US 3194555 A
Description (OCR text may contain errors)
y 1965 D. c. HUMPHREY 3,194,555
BASKETBALL GOAL Filed D60. 27, 1962 DELBY C. HUMPHREY 28 28 F 4 ATTORNEYS United States Patent 3,194,555 BASKETBALL GOAL Delby C. Humphrey, 726 Wabash Ave, Box 55, Terre Haute, Ind. Filed Dec. 27, 1962,, Ser. No. 247,708 3 Claims. (Cl. 273--1.5)
This invention relates to athletic equipment and is particularly concerned with an improved construction for basketball goals.
A particular object of the present invention is the provision of a basketball goal having hooks thereon in connection with which the hooks cannot easily break off from the ring.
Still another object is the provision of a basketball goal having a net with hooks thereon so interconnected that, if a hook becomes accidentally dislodged from the ring of the goal, it will be supported by its connection with the adjacent hooks.
These and other objects and advantages of this invention will become more apparent upon reference to the following specification taken in connection with the accompanying drawings, in which: 1
FIGURE 1 is a perspective view of the basketball goal constructed according to my invention.
FIGURE 2 is a view looking up from beneath the goal.
FIGURE 3 is a perspective view drawn at enlarged scale showing a portion of the basketball ring and two adjacent ones of the net-supported hooks that are carried thereby, and
FIGURE 4 is a sectional view indicated by line 4-4 on FIGURE 3.
Referring to the drawings somewhat more in detail, there is shown a basketball goal comprising a ring and fixed to the ring on one side is a bracket 12 for attaching the ring to a backboard. vBrace elements 14 are fixed to the dependent portion of bracket 12 and to spaced points of the ring and support the ring in the proper position.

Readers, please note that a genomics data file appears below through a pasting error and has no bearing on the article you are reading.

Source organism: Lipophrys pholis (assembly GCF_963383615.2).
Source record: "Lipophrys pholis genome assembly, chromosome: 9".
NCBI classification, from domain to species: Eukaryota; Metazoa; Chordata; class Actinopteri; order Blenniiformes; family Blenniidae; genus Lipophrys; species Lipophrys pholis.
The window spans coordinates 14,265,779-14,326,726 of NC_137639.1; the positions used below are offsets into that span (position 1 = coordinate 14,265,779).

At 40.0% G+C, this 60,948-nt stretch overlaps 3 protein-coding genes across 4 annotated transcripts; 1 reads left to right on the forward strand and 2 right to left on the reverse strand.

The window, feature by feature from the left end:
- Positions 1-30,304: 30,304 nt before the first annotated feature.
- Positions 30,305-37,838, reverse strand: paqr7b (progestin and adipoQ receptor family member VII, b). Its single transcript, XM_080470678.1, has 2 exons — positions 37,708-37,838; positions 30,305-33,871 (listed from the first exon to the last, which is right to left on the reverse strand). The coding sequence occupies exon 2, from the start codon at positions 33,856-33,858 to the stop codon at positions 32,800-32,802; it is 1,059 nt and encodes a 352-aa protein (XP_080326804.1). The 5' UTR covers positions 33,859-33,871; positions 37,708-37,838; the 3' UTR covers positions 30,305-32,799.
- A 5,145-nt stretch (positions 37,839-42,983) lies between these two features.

The ring has on its underneath side a plurality of hooks 16 for detachably receiving the cords 18 forming a part of the basketball net.
'Ilhese hooks 16 are formed, as will be seen in FIG- URES 1 thru 4, from a wire bent at spaced points as indicated at Ztl, and then bent backwardly in between these spaced points to form a dependent part 22. The cords 18 are placed through the opening defined by each loop from the inside of ring it and are then hooked under dependent portion 22 so that the net is supported on the hooks.
In the usual construction, there are 3 hooks across the back of the ring between the points of connection of the ring with the support element 14, and on the front side of the ring there are usually 7 hooks. The particular number of hooks will vary, but a total number of 10 hooks as described is preferred.